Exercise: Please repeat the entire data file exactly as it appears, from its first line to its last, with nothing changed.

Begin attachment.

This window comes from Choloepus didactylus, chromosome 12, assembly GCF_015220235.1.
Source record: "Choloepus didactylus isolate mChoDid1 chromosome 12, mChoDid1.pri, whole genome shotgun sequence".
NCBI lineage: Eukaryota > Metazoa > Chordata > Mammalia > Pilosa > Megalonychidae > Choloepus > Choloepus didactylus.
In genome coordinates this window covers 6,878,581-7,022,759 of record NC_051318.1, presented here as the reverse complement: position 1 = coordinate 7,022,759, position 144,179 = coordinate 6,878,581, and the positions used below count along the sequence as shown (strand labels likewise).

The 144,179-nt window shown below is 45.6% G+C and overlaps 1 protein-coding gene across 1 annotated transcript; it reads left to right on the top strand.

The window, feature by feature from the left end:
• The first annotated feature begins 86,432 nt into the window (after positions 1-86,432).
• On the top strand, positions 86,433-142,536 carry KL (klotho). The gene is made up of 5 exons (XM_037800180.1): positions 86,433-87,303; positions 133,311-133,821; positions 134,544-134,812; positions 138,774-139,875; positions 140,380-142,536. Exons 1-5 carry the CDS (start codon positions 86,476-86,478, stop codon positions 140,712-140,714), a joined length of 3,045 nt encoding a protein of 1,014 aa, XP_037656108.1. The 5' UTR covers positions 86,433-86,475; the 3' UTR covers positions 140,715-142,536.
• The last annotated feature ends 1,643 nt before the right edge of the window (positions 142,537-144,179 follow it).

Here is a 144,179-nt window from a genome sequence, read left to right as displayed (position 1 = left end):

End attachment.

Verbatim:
This window comes from Choloepus didactylus, chromosome 12, assembly GCF_015220235.1.
Source record: "Choloepus didactylus isolate mChoDid1 chromosome 12, mChoDid1.pri, whole genome shotgun sequence".
NCBI lineage: Eukaryota > Metazoa > Chordata > Mammalia > Pilosa > Megalonychidae > Choloepus > Choloepus didactylus.
In genome coordinates this window covers 6,878,581-7,022,759 of record NC_051318.1, presented here as the reverse complement: position 1 = coordinate 7,022,759, position 144,179 = coordinate 6,878,581, and the positions used below count along the sequence as shown (strand labels likewise).

The 144,179-nt window shown below is 45.6% G+C and overlaps 1 protein-coding gene across 1 annotated transcript; it reads left to right on the top strand.

The window, feature by feature from the left end:
• The first annotated feature begins 86,432 nt into the window (after positions 1-86,432).
• On the top strand, positions 86,433-142,536 carry KL (klotho). The gene is made up of 5 exons (XM_037800180.1): positions 86,433-87,303; positions 133,311-133,821; positions 134,544-134,812; positions 138,774-139,875; positions 140,380-142,536. Exons 1-5 carry the CDS (start codon positions 86,476-86,478, stop codon positions 140,712-140,714), a joined length of 3,045 nt encoding a protein of 1,014 aa, XP_037656108.1. The 5' UTR covers positions 86,433-86,475; the 3' UTR covers positions 140,715-142,536.
• The last annotated feature ends 1,643 nt before the right edge of the window (positions 142,537-144,179 follow it).

Here is a 144,179-nt window from a genome sequence, read left to right as displayed (position 1 = left end):